Welcome to the first installment of “Mastering the Pentatonic Scale”. In this series, you will learn about the pentatonic scale, where it comes from and its shapes and positions. You’ll also learn some master exercises that will get you very comfortable playing the pentatonic in any key, anywhere on the fretboard, and improve your speed when playing pentatonic lines and fills. This way, you’ll be able to think less about technique, and more about creating amazing music. Let’s get to it!

The Major Pentatonic Scale
As a bass player, the pentatonic scale is your best friend. A lot of the best bass lines, riffs, and melodic ideas com from the pentatonic scale. Googling “iconic bass lines” will give you lists of songs based on pentatonic bass lines, such as:

“Money”, by Pink Floyd
“My Girl”, by The Temptations (the bass line is just a run up the major pentatonic scale)
“Billie Jean”, by Michael Jackson
“Higher Ground”, by Red Hot Chili Peppers (original by Stevie Wonder)
“Come Together”, by The Beatles
“Livin’ On A Prayer”, by Bon Jovi
“Give It Away”, by Red Hot Chili Peppers
“Chameleon”, by Herbie Hancock
“Another One Bites The Dust”, by Queen
“Good Times”, by Chic (covered by Sugar Hill Gang)
“Roundabout”, by Yes

…and the list goes on and on. So what is the pentatonic scale? Penta- means “five” and -tonic refers to tones, so it’s a five note scale. It consists of using only five specific notes from the major scale, which has seven notes. The major pentatonic scale uses notes 1, 2, 3, 5, and 6 from the major scale.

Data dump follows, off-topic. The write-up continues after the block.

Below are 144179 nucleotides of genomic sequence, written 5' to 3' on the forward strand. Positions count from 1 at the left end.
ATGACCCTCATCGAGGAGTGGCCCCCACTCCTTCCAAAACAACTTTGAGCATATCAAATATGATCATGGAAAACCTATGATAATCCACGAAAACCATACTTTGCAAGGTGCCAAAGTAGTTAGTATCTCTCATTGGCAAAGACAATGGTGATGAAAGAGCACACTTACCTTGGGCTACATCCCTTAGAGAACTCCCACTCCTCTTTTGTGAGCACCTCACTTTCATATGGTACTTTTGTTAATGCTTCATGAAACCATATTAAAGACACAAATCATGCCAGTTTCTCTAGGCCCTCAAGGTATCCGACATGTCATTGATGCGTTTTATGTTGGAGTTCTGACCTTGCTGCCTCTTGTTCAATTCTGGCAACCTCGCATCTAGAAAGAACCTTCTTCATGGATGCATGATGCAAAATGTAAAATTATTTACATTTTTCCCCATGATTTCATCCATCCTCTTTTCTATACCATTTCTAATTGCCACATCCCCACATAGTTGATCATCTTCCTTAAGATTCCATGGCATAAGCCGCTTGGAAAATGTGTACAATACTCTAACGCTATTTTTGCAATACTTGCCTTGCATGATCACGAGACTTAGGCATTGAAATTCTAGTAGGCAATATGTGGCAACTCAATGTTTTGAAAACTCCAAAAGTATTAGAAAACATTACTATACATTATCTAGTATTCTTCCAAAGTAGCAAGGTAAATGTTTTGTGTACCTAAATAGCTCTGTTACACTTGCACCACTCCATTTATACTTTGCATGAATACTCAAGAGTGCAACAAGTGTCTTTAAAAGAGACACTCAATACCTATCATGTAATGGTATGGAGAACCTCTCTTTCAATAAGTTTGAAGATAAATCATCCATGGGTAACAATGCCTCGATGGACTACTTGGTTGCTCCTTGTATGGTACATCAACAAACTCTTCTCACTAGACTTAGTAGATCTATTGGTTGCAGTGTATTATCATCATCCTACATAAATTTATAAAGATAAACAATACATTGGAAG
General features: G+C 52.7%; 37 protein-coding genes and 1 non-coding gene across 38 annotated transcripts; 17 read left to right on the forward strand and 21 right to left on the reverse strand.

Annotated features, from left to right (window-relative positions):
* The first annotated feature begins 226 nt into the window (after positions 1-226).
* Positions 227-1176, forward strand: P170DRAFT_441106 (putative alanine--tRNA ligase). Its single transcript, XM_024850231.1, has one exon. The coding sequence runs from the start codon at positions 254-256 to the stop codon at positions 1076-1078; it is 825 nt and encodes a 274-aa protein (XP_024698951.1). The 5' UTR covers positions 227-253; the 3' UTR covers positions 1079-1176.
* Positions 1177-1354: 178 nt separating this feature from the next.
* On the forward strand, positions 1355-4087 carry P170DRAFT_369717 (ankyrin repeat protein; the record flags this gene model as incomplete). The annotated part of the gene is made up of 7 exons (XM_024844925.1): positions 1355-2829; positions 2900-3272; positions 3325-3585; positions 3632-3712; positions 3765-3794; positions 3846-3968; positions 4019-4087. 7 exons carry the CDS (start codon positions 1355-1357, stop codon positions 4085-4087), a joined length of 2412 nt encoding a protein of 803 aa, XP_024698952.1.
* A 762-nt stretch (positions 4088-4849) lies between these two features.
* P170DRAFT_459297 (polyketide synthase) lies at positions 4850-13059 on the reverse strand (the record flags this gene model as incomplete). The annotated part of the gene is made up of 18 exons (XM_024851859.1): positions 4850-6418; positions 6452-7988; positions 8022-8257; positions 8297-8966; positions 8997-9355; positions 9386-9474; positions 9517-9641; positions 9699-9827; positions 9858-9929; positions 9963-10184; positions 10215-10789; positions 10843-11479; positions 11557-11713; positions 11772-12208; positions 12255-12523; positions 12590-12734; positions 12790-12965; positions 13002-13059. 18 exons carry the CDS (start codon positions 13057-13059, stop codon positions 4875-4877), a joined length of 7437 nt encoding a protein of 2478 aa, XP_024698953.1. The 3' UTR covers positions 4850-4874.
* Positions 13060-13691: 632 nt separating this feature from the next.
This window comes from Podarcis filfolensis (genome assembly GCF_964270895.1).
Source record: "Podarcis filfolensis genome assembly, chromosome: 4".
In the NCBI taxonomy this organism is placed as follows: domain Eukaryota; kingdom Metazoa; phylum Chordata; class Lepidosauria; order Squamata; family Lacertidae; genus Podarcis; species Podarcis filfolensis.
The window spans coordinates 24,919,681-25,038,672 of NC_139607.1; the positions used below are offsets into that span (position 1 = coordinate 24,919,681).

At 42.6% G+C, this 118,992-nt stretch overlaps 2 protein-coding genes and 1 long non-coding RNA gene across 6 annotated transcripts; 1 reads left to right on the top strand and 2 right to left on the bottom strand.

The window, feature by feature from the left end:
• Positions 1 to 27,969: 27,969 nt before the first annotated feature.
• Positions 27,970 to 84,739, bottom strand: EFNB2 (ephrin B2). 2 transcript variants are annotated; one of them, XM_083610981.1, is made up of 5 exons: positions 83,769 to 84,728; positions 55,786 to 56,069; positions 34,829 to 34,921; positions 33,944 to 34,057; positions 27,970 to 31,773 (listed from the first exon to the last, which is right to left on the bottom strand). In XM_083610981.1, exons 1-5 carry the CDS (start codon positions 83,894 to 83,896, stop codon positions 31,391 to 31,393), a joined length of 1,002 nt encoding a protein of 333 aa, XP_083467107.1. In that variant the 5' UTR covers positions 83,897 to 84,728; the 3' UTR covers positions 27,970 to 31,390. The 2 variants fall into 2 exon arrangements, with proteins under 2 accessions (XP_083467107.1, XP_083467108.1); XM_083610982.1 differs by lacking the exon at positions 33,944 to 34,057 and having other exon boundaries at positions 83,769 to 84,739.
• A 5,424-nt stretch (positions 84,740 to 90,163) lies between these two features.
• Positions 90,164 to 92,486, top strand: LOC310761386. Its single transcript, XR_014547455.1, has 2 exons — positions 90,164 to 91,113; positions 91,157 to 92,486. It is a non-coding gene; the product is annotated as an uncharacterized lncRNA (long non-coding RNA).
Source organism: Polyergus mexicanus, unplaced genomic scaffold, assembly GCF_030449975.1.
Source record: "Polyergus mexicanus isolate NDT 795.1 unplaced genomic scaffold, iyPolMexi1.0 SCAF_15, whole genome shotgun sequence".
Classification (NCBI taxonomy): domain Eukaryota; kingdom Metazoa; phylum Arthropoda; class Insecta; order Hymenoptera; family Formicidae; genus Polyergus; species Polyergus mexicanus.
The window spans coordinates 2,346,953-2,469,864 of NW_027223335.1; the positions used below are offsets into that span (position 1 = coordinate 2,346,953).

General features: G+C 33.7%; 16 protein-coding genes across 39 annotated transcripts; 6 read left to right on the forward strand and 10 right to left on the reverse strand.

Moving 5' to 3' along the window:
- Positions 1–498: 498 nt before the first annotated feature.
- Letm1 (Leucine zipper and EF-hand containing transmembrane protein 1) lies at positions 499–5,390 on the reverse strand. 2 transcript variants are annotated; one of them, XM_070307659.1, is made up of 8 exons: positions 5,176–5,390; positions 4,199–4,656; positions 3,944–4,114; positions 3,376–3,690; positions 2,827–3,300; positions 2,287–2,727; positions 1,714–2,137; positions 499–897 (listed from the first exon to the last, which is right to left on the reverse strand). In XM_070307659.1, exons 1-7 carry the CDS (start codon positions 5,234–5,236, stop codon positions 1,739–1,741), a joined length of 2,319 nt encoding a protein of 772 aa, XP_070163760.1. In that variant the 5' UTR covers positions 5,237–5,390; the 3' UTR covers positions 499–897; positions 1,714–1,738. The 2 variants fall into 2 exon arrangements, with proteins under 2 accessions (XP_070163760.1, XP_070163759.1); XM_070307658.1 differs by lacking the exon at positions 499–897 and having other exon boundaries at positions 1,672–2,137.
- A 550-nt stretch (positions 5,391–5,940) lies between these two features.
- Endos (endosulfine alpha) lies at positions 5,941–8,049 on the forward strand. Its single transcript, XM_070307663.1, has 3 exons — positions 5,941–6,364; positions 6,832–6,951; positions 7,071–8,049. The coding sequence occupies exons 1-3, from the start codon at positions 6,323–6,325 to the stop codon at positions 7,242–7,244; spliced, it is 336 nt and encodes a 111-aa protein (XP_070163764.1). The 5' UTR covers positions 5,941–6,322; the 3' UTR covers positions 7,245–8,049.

For example:
In G Major you have G, A, B, C, D, E, and F#. Notes 1, 2, 3, 5, 6 would be G, A, B, D, and E. So if in this case we don’t play C or F#, we’re playing the major pentatonic scale. This is how you play that:

Note: we’re starting with the major pentatonic because it’s the foundation of this sound. We will soon get to the minor pentatonic, which is the most widely used pentatonic.

So, first we have the G major scale for reference. It starts on G on the 3rd fret on the E string, and it ends on the 5th fret on the D string because that note is G an octave above the root. We then have the G major pentatonic. Notice that this one continues onto the G string. We could end it on G on the 5th fret like we did with the major scale. But for practical purposes, we’re also including A and B on the G string. This way we have more notes to chose from in this position. Another way to play this is to play all the notes on the same string, which looks like this:

Here we’re only staying within an octave to keep from going up to much on the same string. But it sounds the same as playing the previous “On The Same Position” exercise up to the 5th fret on the D string.

As always, you can work with any of these exercises transposing them up or down, so as to start getting comfortable with these shapes anywhere on the fretboard.
I’m sure by now you’re already hearing familiar sounds or songs popping up. Next lesson we will explore more pentatonic sounds and shapes, including the minor pentatonic. Until then, play around with these!
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